Survival Tips For Backpackers

Survival Tips For Backpackers

Why survival tips for​ backpackers? Certainly backpacking may never become a​ matter of​ wilderness survival for​ you, especially if​ you are careful in​ your planning. Still, getting lost or​ twisting an​ ankle far from any road is​ always a​ possibility. in​ any case, learning a​ few new things from time to​ time is​ a​ great way to​ make your trips safer and​ more interesting. With that in​ mind, here are a​ few random survival tricks and​ skills based on my own experience.

A Few Survival Tips to​ Remember

You can make snow-block shelters without tools when the​ conditions are right. I have made trench-shelters of​ 2 x 3 foot snow-blocks with no tools. I stomped rectangles in​ the​ heavily-crusted snow and​ lifted up the​ resulting blocks. Stacking them on either side of​ a​ trench in​ the​ snow, and​ then across the​ top for​ a​ roof, I was able to​ make a​ shelter in​ twenty minutes.

Syrup is​ made in​ late winter and​ early spring from both maple and​ birch trees, but it​ is​ too much effort to​ in​ a​ wilderness survival situation. However, you can get a​ couple hundred calories per day by just drinking maple or​ birch sap. Collecting it​ can be as​ easy as​ snapping off the​ ends of​ twigs and​ putting something underneath to​ catch the​ dripping sap. I've collected a​ quart per day for​ several days from one cut branch.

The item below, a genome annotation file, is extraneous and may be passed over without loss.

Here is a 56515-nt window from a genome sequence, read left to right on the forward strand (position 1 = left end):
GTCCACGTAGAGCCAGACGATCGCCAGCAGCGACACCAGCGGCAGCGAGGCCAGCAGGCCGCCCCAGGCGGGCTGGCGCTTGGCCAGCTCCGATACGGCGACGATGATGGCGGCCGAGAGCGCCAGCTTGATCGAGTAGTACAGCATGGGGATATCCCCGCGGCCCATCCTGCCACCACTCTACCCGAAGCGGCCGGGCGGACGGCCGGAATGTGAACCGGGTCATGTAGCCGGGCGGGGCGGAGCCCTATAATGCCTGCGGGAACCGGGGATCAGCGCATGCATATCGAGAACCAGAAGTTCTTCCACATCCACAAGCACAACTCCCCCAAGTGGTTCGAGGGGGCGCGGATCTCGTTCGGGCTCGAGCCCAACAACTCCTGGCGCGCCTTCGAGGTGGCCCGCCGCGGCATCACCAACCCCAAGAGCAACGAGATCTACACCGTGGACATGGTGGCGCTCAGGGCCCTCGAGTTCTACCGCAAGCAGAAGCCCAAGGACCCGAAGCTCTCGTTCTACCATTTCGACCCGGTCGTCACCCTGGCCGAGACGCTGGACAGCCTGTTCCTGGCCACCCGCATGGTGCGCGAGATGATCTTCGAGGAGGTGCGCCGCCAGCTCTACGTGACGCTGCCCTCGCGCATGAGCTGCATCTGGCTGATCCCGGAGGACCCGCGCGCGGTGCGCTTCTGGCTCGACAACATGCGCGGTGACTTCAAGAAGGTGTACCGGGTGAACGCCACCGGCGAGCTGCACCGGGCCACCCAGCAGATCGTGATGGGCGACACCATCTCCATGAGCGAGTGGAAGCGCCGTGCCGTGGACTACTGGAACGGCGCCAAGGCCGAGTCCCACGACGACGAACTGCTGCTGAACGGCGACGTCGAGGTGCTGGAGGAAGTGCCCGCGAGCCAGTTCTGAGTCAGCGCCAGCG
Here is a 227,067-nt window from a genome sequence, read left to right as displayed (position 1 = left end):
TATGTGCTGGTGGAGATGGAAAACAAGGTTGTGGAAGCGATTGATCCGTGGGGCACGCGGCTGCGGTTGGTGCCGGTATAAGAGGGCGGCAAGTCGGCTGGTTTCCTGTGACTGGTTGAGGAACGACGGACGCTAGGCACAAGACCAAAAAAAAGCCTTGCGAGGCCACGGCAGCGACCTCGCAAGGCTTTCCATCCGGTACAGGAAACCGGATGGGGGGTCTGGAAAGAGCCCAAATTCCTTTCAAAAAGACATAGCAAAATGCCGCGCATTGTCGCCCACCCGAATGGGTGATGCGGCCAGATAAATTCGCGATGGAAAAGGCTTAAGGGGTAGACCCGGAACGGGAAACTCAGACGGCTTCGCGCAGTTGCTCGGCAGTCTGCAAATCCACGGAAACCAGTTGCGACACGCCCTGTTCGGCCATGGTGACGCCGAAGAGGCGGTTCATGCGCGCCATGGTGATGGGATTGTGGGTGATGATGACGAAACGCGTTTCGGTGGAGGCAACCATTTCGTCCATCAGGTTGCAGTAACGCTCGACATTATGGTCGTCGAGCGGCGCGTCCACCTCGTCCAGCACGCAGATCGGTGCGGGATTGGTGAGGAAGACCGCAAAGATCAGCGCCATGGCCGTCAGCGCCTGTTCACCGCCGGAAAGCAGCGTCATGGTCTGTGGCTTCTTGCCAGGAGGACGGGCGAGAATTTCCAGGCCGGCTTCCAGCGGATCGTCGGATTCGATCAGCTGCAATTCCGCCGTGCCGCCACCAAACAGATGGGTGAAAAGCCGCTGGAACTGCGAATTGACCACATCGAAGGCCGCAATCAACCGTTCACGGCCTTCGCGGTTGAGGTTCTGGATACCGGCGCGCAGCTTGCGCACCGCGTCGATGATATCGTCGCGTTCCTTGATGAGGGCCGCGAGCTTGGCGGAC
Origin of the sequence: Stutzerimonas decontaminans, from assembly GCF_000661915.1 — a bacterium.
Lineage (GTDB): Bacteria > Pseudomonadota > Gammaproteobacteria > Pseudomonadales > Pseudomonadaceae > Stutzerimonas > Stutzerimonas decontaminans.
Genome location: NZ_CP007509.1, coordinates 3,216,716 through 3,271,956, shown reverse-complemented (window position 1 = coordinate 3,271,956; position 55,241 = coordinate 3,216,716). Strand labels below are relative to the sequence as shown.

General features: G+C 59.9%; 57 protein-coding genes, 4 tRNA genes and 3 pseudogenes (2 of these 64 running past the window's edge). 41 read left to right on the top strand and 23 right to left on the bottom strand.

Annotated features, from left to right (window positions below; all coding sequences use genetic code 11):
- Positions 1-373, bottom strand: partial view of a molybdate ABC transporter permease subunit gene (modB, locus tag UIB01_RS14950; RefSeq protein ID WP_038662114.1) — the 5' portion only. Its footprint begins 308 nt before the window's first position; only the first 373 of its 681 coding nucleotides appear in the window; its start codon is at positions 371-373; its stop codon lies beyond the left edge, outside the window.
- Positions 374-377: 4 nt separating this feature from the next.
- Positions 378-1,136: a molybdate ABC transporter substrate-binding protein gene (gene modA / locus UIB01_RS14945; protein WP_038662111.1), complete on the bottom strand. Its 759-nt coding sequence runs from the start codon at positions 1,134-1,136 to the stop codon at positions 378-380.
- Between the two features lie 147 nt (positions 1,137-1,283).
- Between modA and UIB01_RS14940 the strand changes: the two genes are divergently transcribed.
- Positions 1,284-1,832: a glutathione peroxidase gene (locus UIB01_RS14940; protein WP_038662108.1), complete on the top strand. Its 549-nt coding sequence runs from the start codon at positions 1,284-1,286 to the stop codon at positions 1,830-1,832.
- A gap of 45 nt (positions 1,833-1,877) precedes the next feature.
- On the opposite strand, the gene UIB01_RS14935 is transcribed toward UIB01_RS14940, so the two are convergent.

How about a​ survival tip that makes for​ a​ delicious meal? Crayfish turn red just like a​ lobster when they are boiled, and​ you get a​ little chunk of​ meat from the​ tail of​ each. Lifting rocks to​ find them is​ much more efficient than baiting them. They swim backwards, so reach from behind them to​ catch them.

Porcupine can be killed with a​ stick. They will not die easy, but they are slow, so you'll have plenty of​ time. Dress them from their underside, where there are no quills. They taste good when roasted over a​ fire. the​ mountain man tradition was to​ never kill them unless it​ was an​ emergency, because as​ long as​ they're around, there is​ easy food for​ survival situations.

For quick ropes and​ lashings in​ the​ desert, peel yucca leaves into strips and​ braid them together, overlapping the​ ends. it​ took thirty minutes for​ me to​ make a​ rope like this that four of​ us couldn't break (two on each end).

I have cooked in​ containers made of​ birch bark. There are two methods. One is​ to​ drop fire-heated rocks into the​ liquid to​ bring it​ to​ a​ boil. the​ other is​ to​ use the​ pot directly over the​ flame. if​ the​ flame doesn't go above the​ level of​ the​ liquid, the​ pot birch bark pot won't burn, because the​ heat is​ conducted away quickly by the​ liquid inside.

Just stuffing your light jacket full of​ dried grass can effectively make it​ into a​ winter coat. it​ is​ even better (less itchy) if​ you have another jacket (like your raincoat), so you can put the​ grass or​ leaves between the​ two. Usually it​ will be more efficient to​ look for​ ways to​ modify what you already have than to​ try to​ make survival clothing.

There are hundreds of​ little tricks that can make wilderness travel interesting and​ safer. Even if​ you aren't interested in​ practicing survival techniques, why not at​ least read a​ few survival tips now and​ then. Someday you may remember something that can save your life.

You Might Also Like:

No comments:

Powered by Blogger.